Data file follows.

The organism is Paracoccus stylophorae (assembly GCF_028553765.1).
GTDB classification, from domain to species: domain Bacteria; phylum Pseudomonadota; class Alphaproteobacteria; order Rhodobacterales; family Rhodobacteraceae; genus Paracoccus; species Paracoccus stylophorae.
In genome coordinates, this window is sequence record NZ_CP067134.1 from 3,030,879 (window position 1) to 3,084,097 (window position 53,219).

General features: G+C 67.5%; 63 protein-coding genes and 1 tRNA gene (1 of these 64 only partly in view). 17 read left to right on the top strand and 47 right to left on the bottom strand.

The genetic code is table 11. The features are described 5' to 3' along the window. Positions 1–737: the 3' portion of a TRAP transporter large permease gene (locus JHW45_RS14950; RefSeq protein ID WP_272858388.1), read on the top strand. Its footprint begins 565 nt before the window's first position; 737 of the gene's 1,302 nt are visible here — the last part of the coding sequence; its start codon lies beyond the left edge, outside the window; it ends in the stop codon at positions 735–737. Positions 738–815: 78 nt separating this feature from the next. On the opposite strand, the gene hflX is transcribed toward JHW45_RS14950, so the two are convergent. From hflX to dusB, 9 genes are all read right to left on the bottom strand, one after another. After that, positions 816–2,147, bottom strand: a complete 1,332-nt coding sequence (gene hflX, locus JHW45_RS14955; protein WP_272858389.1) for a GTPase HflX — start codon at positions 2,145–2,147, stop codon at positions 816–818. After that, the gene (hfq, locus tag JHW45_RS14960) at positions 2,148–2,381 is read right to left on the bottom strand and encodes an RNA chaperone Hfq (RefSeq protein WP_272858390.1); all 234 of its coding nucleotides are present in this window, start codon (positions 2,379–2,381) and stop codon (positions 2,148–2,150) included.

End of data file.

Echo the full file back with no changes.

The organism is Paracoccus stylophorae (assembly GCF_028553765.1).
GTDB classification, from domain to species: domain Bacteria; phylum Pseudomonadota; class Alphaproteobacteria; order Rhodobacterales; family Rhodobacteraceae; genus Paracoccus; species Paracoccus stylophorae.
In genome coordinates, this window is sequence record NZ_CP067134.1 from 3,030,879 (window position 1) to 3,084,097 (window position 53,219).

General features: G+C 67.5%; 63 protein-coding genes and 1 tRNA gene (1 of these 64 only partly in view). 17 read left to right on the top strand and 47 right to left on the bottom strand.

The genetic code is table 11. The features are described 5' to 3' along the window. Positions 1–737: the 3' portion of a TRAP transporter large permease gene (locus JHW45_RS14950; RefSeq protein ID WP_272858388.1), read on the top strand. Its footprint begins 565 nt before the window's first position; 737 of the gene's 1,302 nt are visible here — the last part of the coding sequence; its start codon lies beyond the left edge, outside the window; it ends in the stop codon at positions 735–737. Positions 738–815: 78 nt separating this feature from the next. On the opposite strand, the gene hflX is transcribed toward JHW45_RS14950, so the two are convergent. From hflX to dusB, 9 genes are all read right to left on the bottom strand, one after another. After that, positions 816–2,147, bottom strand: a complete 1,332-nt coding sequence (gene hflX, locus JHW45_RS14955; protein WP_272858389.1) for a GTPase HflX — start codon at positions 2,145–2,147, stop codon at positions 816–818. After that, the gene (hfq, locus tag JHW45_RS14960) at positions 2,148–2,381 is read right to left on the bottom strand and encodes an RNA chaperone Hfq (RefSeq protein WP_272858390.1); all 234 of its coding nucleotides are present in this window, start codon (positions 2,379–2,381) and stop codon (positions 2,148–2,150) included.